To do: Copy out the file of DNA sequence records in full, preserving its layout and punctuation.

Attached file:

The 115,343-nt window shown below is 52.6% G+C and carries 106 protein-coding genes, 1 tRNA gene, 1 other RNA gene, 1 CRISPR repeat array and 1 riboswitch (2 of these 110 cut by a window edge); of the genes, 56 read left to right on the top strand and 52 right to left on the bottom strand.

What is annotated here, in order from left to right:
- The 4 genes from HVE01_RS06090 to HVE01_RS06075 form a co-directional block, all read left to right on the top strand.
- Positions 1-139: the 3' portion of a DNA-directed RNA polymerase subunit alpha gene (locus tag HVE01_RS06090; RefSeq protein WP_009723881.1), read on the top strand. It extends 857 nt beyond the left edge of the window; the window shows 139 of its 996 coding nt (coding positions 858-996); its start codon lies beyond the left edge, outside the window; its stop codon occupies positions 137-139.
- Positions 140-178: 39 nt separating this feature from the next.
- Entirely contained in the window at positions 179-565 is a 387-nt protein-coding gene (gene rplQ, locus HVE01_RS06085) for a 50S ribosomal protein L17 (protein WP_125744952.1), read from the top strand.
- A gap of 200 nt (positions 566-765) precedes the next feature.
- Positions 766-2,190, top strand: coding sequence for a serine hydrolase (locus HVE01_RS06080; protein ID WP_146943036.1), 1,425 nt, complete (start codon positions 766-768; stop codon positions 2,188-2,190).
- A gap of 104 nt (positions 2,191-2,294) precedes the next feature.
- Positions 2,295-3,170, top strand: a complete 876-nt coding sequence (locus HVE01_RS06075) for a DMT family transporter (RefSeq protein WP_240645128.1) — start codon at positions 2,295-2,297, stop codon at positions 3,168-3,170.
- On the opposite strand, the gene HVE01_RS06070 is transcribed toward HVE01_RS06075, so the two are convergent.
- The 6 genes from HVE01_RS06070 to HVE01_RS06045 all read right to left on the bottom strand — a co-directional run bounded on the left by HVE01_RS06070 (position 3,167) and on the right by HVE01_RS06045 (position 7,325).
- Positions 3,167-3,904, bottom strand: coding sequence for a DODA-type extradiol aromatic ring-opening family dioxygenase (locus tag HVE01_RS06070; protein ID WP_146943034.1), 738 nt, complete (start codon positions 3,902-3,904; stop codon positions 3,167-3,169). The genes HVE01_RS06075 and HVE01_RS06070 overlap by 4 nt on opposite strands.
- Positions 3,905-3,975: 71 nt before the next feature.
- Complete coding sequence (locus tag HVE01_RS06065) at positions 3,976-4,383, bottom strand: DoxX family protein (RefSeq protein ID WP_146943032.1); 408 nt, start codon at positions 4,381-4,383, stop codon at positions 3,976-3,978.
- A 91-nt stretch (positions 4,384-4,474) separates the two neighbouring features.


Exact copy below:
The 115,343-nt window shown below is 52.6% G+C and carries 106 protein-coding genes, 1 tRNA gene, 1 other RNA gene, 1 CRISPR repeat array and 1 riboswitch (2 of these 110 cut by a window edge); of the genes, 56 read left to right on the top strand and 52 right to left on the bottom strand.

What is annotated here, in order from left to right:
- The 4 genes from HVE01_RS06090 to HVE01_RS06075 form a co-directional block, all read left to right on the top strand.
- Positions 1-139: the 3' portion of a DNA-directed RNA polymerase subunit alpha gene (locus tag HVE01_RS06090; RefSeq protein WP_009723881.1), read on the top strand. It extends 857 nt beyond the left edge of the window; the window shows 139 of its 996 coding nt (coding positions 858-996); its start codon lies beyond the left edge, outside the window; its stop codon occupies positions 137-139.
- Positions 140-178: 39 nt separating this feature from the next.
- Entirely contained in the window at positions 179-565 is a 387-nt protein-coding gene (gene rplQ, locus HVE01_RS06085) for a 50S ribosomal protein L17 (protein WP_125744952.1), read from the top strand.
- A gap of 200 nt (positions 566-765) precedes the next feature.
- Positions 766-2,190, top strand: coding sequence for a serine hydrolase (locus HVE01_RS06080; protein ID WP_146943036.1), 1,425 nt, complete (start codon positions 766-768; stop codon positions 2,188-2,190).
- A gap of 104 nt (positions 2,191-2,294) precedes the next feature.
- Positions 2,295-3,170, top strand: a complete 876-nt coding sequence (locus HVE01_RS06075) for a DMT family transporter (RefSeq protein WP_240645128.1) — start codon at positions 2,295-2,297, stop codon at positions 3,168-3,170.
- On the opposite strand, the gene HVE01_RS06070 is transcribed toward HVE01_RS06075, so the two are convergent.
- The 6 genes from HVE01_RS06070 to HVE01_RS06045 all read right to left on the bottom strand — a co-directional run bounded on the left by HVE01_RS06070 (position 3,167) and on the right by HVE01_RS06045 (position 7,325).
- Positions 3,167-3,904, bottom strand: coding sequence for a DODA-type extradiol aromatic ring-opening family dioxygenase (locus tag HVE01_RS06070; protein ID WP_146943034.1), 738 nt, complete (start codon positions 3,902-3,904; stop codon positions 3,167-3,169). The genes HVE01_RS06075 and HVE01_RS06070 overlap by 4 nt on opposite strands.
- Positions 3,905-3,975: 71 nt before the next feature.
- Complete coding sequence (locus tag HVE01_RS06065) at positions 3,976-4,383, bottom strand: DoxX family protein (RefSeq protein ID WP_146943032.1); 408 nt, start codon at positions 4,381-4,383, stop codon at positions 3,976-3,978.
- A 91-nt stretch (positions 4,384-4,474) separates the two neighbouring features.